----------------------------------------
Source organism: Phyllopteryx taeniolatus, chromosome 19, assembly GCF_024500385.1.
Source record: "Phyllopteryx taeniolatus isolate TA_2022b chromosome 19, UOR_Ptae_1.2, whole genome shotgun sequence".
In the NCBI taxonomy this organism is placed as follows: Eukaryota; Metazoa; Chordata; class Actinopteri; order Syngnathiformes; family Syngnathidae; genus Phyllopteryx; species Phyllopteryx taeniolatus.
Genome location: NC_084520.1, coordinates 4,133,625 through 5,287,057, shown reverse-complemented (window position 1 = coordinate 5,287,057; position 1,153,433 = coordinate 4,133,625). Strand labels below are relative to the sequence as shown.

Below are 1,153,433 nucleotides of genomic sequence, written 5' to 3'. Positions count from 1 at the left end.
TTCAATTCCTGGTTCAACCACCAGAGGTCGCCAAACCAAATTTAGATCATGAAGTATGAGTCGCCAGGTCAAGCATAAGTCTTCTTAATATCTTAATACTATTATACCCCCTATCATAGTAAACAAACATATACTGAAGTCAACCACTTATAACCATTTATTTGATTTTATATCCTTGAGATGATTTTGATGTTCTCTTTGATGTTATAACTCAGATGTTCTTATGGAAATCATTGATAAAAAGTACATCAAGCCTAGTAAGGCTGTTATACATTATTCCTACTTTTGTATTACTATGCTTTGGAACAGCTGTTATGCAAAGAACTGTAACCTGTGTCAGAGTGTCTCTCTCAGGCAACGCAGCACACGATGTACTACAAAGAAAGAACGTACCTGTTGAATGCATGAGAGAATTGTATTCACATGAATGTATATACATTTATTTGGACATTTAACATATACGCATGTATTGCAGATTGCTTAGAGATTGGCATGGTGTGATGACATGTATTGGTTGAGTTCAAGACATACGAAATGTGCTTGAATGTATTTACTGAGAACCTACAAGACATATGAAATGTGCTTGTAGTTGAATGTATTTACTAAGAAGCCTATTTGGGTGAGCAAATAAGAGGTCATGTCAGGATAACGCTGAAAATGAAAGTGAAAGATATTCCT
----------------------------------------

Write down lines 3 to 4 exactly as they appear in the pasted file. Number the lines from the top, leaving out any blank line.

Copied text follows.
In the NCBI taxonomy this organism is placed as follows: Eukaryota; Metazoa; Chordata; class Actinopteri; order Syngnathiformes; family Syngnathidae; genus Phyllopteryx; species Phyllopteryx taeniolatus.
Genome location: NC_084520.1, coordinates 4,133,625 through 5,287,057, shown reverse-complemented (window position 1 = coordinate 5,287,057; position 1,153,433 = coordinate 4,133,625). Strand labels below are relative to the sequence as shown.